TEPCO's crippled Fukushima Daiichi Nuclear Power Plant in Okuma, Fukushima prefecture on Aug. 24, 2023. The power plant suffered a meltdown of three reactor cores after being struck by a tsunami in 2011.

TEPCO's crippled Fukushima Daiichi Nuclear Power Plant in Okuma, Fukushima prefecture on Aug. 24, 2023. The power plant suffered a meltdown of three reactor cores after being struck by a tsunami in 2011. STR / Getty Images

Nuclear regulators should weigh climate change risk to power plants, report says

A GAO report found the Nuclear Regulatory Commission needs to factor more risk from the impact of more extreme natural events in how it licenses the safety of power plants. 

With the possibility of climate change driving more extreme weather events in areas where nuclear power plants operate, the Nuclear Regulatory Commission needs to incorporate those events into the safety planning of the facilities, a new report has found. 

The Government Accountability Office said in an audit Tuesday that 75 operational and shuttered nuclear power plants in the U.S. reside in areas expected to be further impacted by climate change-driven weather events like drought, extreme heat and floods.

The NRC is tasked with developing the safety regulations and for licensing those power plants, with the agency mandating that nuclear facilities are designed to withstand earthquakes, tornadoes, hurricanes and floods without harm to the public, largely by ensuring that their reactors remain cooled through a series of redundancies. 

The report noted that while the NRC issued new safety requirements following the 2011 accident at Japan’s Fukushima Dai-ichi nuclear power plant — where an earthquake-triggered tsunami caused the meltdown of three reactor cores —the agency does not factor climate projections data in its safety risk assessments, instead leaning on historical data to predict potential future risk. 

“In such a case, NRC expects the event to occur only once in 10,000 to 10 million years, depending on the hazard,” the report said. “NRC officials we interviewed told us that they review regional climate projections information for some hazards but do not incorporate site-specific climate projections data, which include hazard assessments, design bases or determining the adequate safety margin for plants.” 

 The agency also doesn’t reevaluate natural hazard or climate-related events in its license renewal process, beyond a power plant’s initial 40-year licensing period, instead focusing on its aging impacts and retaining its original natural disaster risk-informed design.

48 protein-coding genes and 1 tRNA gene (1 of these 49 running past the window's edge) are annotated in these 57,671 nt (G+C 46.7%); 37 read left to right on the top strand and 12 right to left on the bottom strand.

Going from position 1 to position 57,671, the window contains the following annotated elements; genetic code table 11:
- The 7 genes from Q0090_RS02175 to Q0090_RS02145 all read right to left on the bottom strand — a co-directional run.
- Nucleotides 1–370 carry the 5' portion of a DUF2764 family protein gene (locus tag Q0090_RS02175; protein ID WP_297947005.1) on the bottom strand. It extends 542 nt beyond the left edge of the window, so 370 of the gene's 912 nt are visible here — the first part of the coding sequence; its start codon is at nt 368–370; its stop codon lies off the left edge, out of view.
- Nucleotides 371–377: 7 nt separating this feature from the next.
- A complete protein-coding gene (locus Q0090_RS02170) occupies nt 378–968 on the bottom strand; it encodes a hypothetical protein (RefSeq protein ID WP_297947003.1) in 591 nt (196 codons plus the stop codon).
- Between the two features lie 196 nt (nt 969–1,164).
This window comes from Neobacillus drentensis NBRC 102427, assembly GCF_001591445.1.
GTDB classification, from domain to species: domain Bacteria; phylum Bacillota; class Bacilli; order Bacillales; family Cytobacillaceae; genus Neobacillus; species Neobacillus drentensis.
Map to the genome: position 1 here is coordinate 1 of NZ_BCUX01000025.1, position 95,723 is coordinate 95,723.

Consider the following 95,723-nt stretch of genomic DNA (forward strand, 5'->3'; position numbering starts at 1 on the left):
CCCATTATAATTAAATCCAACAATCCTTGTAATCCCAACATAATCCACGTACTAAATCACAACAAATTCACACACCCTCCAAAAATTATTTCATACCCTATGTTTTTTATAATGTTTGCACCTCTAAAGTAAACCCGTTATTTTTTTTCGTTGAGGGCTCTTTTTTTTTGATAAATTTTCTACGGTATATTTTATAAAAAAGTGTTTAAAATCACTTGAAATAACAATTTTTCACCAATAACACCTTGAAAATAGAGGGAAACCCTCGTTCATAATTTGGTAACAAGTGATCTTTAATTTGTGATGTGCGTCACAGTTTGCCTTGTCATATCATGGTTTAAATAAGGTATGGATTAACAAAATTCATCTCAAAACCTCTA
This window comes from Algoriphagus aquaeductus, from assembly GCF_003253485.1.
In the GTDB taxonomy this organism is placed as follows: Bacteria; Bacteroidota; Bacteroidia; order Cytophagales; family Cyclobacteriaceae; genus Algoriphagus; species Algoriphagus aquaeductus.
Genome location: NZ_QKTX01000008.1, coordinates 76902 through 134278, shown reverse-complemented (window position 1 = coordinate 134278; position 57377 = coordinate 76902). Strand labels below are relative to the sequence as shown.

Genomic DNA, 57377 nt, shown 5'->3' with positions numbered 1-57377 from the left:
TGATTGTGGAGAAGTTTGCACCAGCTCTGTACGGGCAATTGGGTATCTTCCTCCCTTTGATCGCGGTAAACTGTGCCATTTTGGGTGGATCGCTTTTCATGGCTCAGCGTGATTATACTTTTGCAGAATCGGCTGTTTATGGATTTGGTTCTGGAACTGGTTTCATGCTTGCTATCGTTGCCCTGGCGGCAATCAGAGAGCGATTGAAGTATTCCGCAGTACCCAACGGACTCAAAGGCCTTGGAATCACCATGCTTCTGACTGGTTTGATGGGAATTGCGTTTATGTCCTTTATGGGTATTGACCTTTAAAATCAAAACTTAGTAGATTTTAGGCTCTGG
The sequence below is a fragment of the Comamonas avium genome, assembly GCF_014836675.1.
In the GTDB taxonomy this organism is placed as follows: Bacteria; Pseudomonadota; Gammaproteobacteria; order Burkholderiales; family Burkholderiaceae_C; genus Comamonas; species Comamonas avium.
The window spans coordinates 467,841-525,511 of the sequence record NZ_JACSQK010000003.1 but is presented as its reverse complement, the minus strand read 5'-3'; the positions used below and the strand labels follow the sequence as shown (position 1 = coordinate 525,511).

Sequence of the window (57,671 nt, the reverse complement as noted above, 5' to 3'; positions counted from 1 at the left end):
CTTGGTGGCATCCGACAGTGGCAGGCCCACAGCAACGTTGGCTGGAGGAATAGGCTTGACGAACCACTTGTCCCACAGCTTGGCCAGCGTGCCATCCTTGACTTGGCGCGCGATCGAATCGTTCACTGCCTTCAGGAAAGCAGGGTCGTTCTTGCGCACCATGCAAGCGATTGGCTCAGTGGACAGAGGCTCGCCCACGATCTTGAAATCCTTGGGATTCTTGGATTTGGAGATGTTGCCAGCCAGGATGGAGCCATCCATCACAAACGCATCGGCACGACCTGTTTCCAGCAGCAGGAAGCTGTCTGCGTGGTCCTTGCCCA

The report noted that as of January, the NRC “had issued license renewals to 49 of the 54 operating nuclear power plants, meaning most plants are operating on the basis of assessments of natural hazard risk that are over 40 years old.”

The NRC inspection process also doesn’t factor in the climate projections, but agency officials told the GAO that other criteria such as the historical record of severe natural phenomena at a power plant site — known as conservatism — safety margins and multiple independent and redundant layers of defense “provide an adequate margin of safety to address climate risks to the safety of nuclear power plants.” However, GAO officials said that the NRC has done no assessment to affirm that assertion.  

“According to NRC officials, using site-specific climate projections data for extreme hazard levels in nuclear power plant design and safety reviews is challenging because of the uncertainty associated with applying these data to specific sites” the report said. “However, NRC regulations do not preclude NRC from using climate projections data, and new sources of reliable projected climate data are available to NRC.”

The report also notes that since 2017, the agency uses an information system dubbed Process for the Ongoing Assessment of Natural Hazard Information to log and document historical hazard data and assess potential risk, including events driven by climate change.

But GAO officials said that the NRC has not developed new regulations as a result of the system, hasn’t used it to assess potential changes to all natural hazards and hasn’t comprehensively reviewed natural hazards on a regular basis.

“NRC conducts POANHI assessments for one hazard at a time, and the agency does not have a schedule for reviewing natural hazards beyond the assessment of seismic hazards currently underway,” the report said. “As such, POANHI is used to react to new hazard information or events when NRC staff become aware of them.”

GAO officials offered three recommendations, including assessing whether licensing and oversight processes address increased risk from climate change, that the NRC develop a plan to address gaps in its assessment process and that the agency finalize guidance incorporating climate projections data into its processes. 

NRC officials said the recommendations were “consistent with actions that are either underway or under development,” but asserted that its conservatism and defense-in-depth processes provided reasonable assurance to natural hazards and potential climate change. 

GAO officials said the agency “cannot fully consider potential climate change effects on plants without using the best available information—including climate projections data—in its licensing and oversight processes.”